Iowa Public Radio, Can Employers Dump Workers On Health Exchanges? Yes, For A Price:
The latest tweak from the Internal Revenue Service essentially prohibits employers from giving workers tax-free subsidies to buy policies in the online public marketplaces created by the health law. The New York Times first reported the rule.
But the headline on the story, “I.R.S. Bars Employers From Dumping Workers Into Health Exchanges,” overstates the case. Nothing stops employers from canceling company plans and leaving workers to buy individual policies sold through the exchanges — as long as the companies pay the relevant taxes and penalties, said Christopher Condeluci, a Venable lawyer specializing in benefits and taxes. Those would vary according to a company’s size and circumstances.
The ACA requires employers with more than 50 “full-time equivalent” employees to provide “adequate” coverage. The IRS says that subsidizing employees to use the ACA exchanges doesn’t work. This, of course, is the same IRS that arbitrarily and unlawfully just waived the requirement in the first place through 2014, and for those with under 100 employees through 2015. Some laws are more equal than others.
It’s fascinating that the Administration refers to the practice of sending employees to buy policies on the exchanges as “dumping.” The exchanges are a centerpiece of Obamacare, touted as an important step in making affordable coverage available for everyone. Suddenly they are a “dump.” Obamacare fines individuals for not patronizing that very dump.
Permanent bonus depreciation advances in House. Tax Analysts reports ($link, my emphasis)):
Camp said the extenders the committee considered had been renewed enough times that most of them have been or soon will have been extended for at least 10 years, the budget window period. “If we’ve extended something for 10 years, let’s call it what it is, [and] that’s permanent policy,” he said. “We shouldn’t have to raise taxes other places in the economy to keep current tax law.”
The costliest bill the committee approved was H.R. 4718, introduced by Ways and Means Committee member Patrick J. Tiberi, R-Ohio. That bill would permanently extend bonus depreciation, allowing businesses to immediately deduct 50 percent of qualified purchased property. The bill, passed on a 23-11 vote, would expand the definition of qualified property to include owner-occupied retail stores. It would lift restrictions to allow for more unused corporate alternative minimum tax credits, which businesses can claim in lieu of bonus depreciation, to be used for capital investment.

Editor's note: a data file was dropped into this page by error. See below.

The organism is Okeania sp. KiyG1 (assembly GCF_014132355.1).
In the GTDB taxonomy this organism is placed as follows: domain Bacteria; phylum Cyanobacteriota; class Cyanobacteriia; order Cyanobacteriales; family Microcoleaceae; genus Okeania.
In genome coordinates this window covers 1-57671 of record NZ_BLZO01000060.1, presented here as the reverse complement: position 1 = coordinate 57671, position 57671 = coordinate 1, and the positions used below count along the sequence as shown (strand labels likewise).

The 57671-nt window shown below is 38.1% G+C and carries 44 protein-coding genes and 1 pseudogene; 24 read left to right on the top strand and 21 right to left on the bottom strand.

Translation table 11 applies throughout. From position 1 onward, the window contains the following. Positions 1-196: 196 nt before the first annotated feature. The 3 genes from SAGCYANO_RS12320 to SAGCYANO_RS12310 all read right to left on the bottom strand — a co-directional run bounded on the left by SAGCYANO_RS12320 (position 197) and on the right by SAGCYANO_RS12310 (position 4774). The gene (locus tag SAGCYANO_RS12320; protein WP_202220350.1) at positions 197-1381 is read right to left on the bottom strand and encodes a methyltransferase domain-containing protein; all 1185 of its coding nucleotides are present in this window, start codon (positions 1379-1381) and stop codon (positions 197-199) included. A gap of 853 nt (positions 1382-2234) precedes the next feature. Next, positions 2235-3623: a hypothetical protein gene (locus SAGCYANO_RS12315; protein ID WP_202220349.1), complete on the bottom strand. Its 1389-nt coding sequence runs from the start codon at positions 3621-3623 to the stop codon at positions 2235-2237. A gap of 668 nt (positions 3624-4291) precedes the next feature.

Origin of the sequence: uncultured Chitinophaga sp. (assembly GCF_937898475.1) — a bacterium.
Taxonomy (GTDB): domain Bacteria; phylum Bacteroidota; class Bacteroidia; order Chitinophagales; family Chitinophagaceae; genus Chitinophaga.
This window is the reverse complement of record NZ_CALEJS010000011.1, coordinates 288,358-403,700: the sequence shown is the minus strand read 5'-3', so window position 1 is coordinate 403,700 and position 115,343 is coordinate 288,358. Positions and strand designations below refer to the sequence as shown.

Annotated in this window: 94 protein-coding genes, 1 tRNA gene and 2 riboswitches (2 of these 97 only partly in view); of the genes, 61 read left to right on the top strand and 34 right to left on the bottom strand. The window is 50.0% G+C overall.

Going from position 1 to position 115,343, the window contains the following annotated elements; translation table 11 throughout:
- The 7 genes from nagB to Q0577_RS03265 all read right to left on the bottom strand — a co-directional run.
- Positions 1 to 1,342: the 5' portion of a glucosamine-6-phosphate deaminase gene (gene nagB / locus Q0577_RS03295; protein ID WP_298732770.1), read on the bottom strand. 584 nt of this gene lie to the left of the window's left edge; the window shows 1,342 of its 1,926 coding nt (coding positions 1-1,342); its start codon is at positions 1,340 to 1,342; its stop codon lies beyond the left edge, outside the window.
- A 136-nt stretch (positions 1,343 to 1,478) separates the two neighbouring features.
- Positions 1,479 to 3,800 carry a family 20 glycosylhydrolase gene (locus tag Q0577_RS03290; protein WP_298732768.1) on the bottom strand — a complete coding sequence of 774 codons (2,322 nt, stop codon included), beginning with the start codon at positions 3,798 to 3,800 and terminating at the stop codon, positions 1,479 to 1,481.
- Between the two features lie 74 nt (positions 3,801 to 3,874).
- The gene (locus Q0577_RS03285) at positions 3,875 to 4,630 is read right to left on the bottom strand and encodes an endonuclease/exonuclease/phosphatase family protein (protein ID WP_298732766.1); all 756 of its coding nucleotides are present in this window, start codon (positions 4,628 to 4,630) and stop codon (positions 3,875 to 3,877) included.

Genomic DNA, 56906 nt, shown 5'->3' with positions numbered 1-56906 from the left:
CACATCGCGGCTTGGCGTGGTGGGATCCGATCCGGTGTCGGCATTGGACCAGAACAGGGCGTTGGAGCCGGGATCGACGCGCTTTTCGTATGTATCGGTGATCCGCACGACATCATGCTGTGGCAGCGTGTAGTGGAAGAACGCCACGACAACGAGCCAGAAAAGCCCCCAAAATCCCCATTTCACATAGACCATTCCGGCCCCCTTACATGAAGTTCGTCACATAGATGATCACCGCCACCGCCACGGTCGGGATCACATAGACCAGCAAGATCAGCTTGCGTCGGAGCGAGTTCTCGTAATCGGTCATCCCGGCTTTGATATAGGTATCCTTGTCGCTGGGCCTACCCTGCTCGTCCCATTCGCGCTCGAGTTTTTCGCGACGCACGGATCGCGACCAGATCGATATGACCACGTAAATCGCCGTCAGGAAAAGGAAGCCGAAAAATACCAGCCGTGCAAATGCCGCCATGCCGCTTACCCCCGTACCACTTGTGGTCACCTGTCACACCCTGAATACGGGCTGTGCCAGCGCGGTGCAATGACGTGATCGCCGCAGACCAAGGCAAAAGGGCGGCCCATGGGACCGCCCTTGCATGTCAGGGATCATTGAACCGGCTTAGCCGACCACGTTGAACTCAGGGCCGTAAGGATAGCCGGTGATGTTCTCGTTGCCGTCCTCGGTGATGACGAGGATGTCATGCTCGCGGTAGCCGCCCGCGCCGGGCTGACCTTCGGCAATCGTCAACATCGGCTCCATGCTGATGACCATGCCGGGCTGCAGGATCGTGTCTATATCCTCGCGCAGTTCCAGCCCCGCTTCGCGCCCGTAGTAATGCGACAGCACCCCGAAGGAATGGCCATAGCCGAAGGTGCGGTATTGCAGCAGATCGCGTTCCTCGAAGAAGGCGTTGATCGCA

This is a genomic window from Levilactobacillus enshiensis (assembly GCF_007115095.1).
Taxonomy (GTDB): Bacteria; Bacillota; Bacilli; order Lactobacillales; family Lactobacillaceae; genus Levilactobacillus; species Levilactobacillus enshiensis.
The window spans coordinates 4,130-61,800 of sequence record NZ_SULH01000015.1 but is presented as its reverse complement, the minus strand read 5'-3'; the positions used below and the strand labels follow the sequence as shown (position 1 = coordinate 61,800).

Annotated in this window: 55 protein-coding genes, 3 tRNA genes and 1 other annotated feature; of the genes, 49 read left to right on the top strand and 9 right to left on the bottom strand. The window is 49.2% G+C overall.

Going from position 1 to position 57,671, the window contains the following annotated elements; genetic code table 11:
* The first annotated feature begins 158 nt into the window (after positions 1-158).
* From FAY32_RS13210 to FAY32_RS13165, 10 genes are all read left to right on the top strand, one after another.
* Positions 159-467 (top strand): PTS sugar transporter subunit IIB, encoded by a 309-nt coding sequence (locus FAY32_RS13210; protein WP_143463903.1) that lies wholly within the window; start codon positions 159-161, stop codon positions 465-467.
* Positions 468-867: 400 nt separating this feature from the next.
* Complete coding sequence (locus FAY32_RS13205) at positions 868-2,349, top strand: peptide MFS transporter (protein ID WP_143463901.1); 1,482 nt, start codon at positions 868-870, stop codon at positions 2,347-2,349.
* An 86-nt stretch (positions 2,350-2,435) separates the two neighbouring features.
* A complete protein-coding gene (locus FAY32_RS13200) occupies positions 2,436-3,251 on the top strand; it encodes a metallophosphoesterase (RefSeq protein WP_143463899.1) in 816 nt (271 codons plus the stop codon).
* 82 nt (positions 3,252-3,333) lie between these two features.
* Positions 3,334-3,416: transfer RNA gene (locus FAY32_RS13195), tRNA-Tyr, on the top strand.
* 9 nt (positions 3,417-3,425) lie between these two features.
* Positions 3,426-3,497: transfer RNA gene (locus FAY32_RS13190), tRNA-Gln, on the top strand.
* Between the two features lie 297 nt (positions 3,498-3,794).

Expiring provisions are a lie. Any extension of an “expiring” provision should be counted as permenent under budget rules, as they pretty much are.
Related: Dave Camp’s Great Bonus Depreciation Flip-Flop (Howard Gleckman, TaxVox); Negative GDP Growth Illustrates the Need for Bonus Depreciation (Alan Cole, Tax Policy Blog)
One of these is not like the other. The Des Moines Register coverage of last night’s Iowa GOP Senate Primary debate has something I never expected to see in a story about a candidate for statewide office:
Whitaker stands out because he doesn’t support the Renewable Fuel Standard, or any tax breaks for any energy source. “If we don’t believe in mandates for health care, we shouldn’t believe in mandates as it relates to energy,” he said.
All other candidates in both parties genuflect to the Renewables Subsidy idol. In Iowa, ethanol apostasy is rare; more typical is the GOP governor who is all about picking winners and losers, when the winners are an influential local constituency.
The IRS needs to regulate these people to stamp out fraud. “Tammy Dickinson, United States Attorney for the Western District of Missouri, announced today that six former employees of the Internal Revenue Service have pleaded guilty to receiving unemployment benefits while they worked at the agency.” (Department of Justice press release)
Robert D. Flach serves up your Friday Buzz. “Who would have guessed that I would agree with a group of CPAs?”
TaxProf, The IRS Scandal, Day 386
And now they’ve proved it. “A Minneapolis husband and wife who ran a website called imarriedanidiot.com were convicted last week on federal tax charges.” (TwinCities.com)
Across the road, of course. Where are all the Chickens? (Paul Neiffer)
News from the Profession. This Big 4 Firm Just Ruined Selfies for Everyone (Going Concern)